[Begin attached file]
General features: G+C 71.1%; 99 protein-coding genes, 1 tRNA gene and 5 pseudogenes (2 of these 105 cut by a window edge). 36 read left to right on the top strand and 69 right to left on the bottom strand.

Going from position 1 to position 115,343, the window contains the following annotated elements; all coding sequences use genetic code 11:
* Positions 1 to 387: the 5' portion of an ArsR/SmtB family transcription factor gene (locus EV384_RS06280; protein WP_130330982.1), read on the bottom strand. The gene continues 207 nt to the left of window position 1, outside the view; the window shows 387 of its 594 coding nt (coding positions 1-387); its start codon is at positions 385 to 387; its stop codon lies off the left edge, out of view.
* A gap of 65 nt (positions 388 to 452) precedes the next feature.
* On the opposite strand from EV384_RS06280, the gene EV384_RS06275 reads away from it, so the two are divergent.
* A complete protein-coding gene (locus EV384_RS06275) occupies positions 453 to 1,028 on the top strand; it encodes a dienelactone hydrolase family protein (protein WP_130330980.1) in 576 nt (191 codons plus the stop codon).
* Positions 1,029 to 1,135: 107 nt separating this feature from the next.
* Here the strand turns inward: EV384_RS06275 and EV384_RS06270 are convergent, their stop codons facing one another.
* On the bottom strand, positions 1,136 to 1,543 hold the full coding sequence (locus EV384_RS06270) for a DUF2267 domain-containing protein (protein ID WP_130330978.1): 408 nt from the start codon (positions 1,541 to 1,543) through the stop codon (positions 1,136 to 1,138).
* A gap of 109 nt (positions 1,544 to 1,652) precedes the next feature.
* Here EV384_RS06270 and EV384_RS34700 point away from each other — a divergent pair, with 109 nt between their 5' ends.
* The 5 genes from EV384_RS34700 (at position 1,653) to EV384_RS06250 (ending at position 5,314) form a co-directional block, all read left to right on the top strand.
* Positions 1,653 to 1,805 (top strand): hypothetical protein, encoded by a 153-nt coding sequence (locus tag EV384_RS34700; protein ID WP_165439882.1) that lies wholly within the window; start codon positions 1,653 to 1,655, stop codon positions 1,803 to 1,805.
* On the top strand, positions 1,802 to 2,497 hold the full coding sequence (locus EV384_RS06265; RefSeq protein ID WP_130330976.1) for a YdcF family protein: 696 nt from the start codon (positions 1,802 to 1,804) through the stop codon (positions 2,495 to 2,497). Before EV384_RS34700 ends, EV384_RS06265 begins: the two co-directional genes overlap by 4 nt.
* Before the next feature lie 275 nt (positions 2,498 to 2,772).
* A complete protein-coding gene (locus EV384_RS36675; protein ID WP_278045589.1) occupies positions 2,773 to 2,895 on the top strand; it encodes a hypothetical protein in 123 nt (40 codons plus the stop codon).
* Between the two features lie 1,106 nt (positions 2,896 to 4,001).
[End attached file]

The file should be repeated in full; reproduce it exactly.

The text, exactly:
General features: G+C 71.1%; 99 protein-coding genes, 1 tRNA gene and 5 pseudogenes (2 of these 105 cut by a window edge). 36 read left to right on the top strand and 69 right to left on the bottom strand.

Going from position 1 to position 115,343, the window contains the following annotated elements; all coding sequences use genetic code 11:
* Positions 1 to 387: the 5' portion of an ArsR/SmtB family transcription factor gene (locus EV384_RS06280; protein WP_130330982.1), read on the bottom strand. The gene continues 207 nt to the left of window position 1, outside the view; the window shows 387 of its 594 coding nt (coding positions 1-387); its start codon is at positions 385 to 387; its stop codon lies off the left edge, out of view.
* A gap of 65 nt (positions 388 to 452) precedes the next feature.
* On the opposite strand from EV384_RS06280, the gene EV384_RS06275 reads away from it, so the two are divergent.
* A complete protein-coding gene (locus EV384_RS06275) occupies positions 453 to 1,028 on the top strand; it encodes a dienelactone hydrolase family protein (protein WP_130330980.1) in 576 nt (191 codons plus the stop codon).
* Positions 1,029 to 1,135: 107 nt separating this feature from the next.
* Here the strand turns inward: EV384_RS06275 and EV384_RS06270 are convergent, their stop codons facing one another.
* On the bottom strand, positions 1,136 to 1,543 hold the full coding sequence (locus EV384_RS06270) for a DUF2267 domain-containing protein (protein ID WP_130330978.1): 408 nt from the start codon (positions 1,541 to 1,543) through the stop codon (positions 1,136 to 1,138).
* A gap of 109 nt (positions 1,544 to 1,652) precedes the next feature.
* Here EV384_RS06270 and EV384_RS34700 point away from each other — a divergent pair, with 109 nt between their 5' ends.
* The 5 genes from EV384_RS34700 (at position 1,653) to EV384_RS06250 (ending at position 5,314) form a co-directional block, all read left to right on the top strand.
* Positions 1,653 to 1,805 (top strand): hypothetical protein, encoded by a 153-nt coding sequence (locus tag EV384_RS34700; protein ID WP_165439882.1) that lies wholly within the window; start codon positions 1,653 to 1,655, stop codon positions 1,803 to 1,805.
* On the top strand, positions 1,802 to 2,497 hold the full coding sequence (locus EV384_RS06265; RefSeq protein ID WP_130330976.1) for a YdcF family protein: 696 nt from the start codon (positions 1,802 to 1,804) through the stop codon (positions 2,495 to 2,497). Before EV384_RS34700 ends, EV384_RS06265 begins: the two co-directional genes overlap by 4 nt.
* Before the next feature lie 275 nt (positions 2,498 to 2,772).
* A complete protein-coding gene (locus EV384_RS36675; protein ID WP_278045589.1) occupies positions 2,773 to 2,895 on the top strand; it encodes a hypothetical protein in 123 nt (40 codons plus the stop codon).
* Between the two features lie 1,106 nt (positions 2,896 to 4,001).